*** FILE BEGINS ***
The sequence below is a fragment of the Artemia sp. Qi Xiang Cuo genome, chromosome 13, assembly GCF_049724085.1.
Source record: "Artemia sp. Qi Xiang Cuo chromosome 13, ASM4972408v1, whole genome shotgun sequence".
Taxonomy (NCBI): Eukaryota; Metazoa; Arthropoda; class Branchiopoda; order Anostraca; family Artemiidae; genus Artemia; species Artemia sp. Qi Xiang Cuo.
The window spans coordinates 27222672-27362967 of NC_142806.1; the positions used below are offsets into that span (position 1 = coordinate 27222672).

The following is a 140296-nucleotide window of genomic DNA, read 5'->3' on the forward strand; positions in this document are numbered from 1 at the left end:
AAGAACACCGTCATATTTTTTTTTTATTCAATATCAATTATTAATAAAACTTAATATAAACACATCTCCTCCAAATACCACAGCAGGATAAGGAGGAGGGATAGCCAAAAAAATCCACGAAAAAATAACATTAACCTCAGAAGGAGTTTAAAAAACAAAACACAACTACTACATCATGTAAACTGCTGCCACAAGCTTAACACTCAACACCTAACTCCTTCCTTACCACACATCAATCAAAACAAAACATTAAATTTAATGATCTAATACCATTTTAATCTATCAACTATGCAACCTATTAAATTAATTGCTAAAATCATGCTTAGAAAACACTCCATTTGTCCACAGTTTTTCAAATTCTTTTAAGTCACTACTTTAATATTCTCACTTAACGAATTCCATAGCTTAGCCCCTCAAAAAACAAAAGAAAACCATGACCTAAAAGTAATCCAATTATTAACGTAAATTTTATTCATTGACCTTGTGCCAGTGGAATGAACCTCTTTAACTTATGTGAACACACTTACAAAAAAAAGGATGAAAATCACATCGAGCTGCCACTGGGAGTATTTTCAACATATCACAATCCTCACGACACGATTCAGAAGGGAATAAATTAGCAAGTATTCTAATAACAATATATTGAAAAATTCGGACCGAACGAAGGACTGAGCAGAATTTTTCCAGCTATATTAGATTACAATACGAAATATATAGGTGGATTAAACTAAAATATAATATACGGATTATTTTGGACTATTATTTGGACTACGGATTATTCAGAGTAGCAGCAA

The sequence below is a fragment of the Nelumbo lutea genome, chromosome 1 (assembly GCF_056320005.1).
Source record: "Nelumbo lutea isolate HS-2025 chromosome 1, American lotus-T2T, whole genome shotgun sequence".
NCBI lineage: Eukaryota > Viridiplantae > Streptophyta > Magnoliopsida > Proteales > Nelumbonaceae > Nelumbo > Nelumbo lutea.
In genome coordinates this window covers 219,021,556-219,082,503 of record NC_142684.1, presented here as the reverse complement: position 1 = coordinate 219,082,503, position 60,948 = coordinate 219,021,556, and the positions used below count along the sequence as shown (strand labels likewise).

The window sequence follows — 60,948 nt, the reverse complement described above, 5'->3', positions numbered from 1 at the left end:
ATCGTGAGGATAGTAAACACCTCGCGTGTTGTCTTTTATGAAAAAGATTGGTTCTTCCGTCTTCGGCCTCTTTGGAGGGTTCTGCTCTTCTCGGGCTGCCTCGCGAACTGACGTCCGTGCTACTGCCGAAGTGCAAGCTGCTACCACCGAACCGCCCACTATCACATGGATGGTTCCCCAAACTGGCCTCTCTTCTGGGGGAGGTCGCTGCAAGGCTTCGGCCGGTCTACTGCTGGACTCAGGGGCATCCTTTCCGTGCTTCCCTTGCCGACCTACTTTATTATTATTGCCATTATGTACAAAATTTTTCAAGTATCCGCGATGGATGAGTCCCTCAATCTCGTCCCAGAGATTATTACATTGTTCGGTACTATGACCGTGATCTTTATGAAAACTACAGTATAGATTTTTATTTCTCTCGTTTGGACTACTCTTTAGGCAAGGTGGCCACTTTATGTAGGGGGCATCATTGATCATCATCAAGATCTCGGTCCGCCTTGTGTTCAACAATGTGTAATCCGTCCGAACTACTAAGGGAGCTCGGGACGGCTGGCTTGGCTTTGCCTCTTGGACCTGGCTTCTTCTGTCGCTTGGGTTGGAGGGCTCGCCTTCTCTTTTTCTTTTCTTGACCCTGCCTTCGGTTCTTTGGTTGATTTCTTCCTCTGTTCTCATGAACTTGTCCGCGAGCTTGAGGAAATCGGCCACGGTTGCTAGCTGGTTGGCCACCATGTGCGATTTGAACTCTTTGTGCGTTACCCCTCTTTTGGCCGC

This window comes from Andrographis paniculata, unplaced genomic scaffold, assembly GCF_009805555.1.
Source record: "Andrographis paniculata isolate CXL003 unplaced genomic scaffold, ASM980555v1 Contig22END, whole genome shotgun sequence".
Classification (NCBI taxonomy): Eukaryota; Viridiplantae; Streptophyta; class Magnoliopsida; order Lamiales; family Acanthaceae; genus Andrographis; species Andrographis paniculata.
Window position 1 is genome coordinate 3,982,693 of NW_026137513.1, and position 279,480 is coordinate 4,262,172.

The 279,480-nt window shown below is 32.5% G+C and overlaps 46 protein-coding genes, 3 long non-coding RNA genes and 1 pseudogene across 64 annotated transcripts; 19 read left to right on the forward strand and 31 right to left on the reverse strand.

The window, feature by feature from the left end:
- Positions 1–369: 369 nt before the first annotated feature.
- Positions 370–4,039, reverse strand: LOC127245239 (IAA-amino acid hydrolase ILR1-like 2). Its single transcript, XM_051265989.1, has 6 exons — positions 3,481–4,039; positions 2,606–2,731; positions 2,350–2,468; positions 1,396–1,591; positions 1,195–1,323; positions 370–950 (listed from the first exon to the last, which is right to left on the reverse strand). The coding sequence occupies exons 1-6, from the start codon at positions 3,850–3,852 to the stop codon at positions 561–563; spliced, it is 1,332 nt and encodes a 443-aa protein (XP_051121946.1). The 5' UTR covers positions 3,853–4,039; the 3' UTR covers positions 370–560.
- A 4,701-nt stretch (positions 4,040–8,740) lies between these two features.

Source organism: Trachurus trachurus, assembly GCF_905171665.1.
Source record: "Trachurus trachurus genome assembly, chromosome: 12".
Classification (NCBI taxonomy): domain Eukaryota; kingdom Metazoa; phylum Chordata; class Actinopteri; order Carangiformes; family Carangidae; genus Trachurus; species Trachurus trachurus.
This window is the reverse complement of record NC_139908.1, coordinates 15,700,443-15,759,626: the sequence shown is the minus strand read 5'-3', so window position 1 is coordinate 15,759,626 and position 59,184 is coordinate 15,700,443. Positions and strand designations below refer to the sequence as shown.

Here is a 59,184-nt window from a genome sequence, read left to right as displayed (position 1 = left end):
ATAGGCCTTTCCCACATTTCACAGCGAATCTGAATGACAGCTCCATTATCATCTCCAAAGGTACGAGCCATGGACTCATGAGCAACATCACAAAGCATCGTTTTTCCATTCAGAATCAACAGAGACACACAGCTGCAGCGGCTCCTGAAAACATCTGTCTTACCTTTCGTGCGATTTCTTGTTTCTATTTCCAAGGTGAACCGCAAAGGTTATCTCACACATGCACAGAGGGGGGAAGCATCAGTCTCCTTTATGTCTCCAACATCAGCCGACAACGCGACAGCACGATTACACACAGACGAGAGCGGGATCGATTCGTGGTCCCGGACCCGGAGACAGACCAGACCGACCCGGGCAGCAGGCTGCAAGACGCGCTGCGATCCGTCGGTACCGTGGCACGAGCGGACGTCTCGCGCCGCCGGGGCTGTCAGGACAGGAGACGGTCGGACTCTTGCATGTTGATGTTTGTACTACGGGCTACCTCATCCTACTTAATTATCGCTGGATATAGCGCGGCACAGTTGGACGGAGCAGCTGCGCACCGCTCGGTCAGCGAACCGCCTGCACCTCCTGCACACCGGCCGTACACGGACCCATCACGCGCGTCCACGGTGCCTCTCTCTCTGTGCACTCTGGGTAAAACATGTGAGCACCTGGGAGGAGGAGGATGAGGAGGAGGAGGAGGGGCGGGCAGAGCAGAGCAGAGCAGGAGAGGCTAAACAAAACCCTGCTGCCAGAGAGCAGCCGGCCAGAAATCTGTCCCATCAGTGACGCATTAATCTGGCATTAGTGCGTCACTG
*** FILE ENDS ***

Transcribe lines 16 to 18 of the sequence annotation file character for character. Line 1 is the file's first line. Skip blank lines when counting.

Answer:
Window position 1 is genome coordinate 3,982,693 of NW_026137513.1, and position 279,480 is coordinate 4,262,172.

The 279,480-nt window shown below is 32.5% G+C and overlaps 46 protein-coding genes, 3 long non-coding RNA genes and 1 pseudogene across 64 annotated transcripts; 19 read left to right on the forward strand and 31 right to left on the reverse strand.

The window, feature by feature from the left end: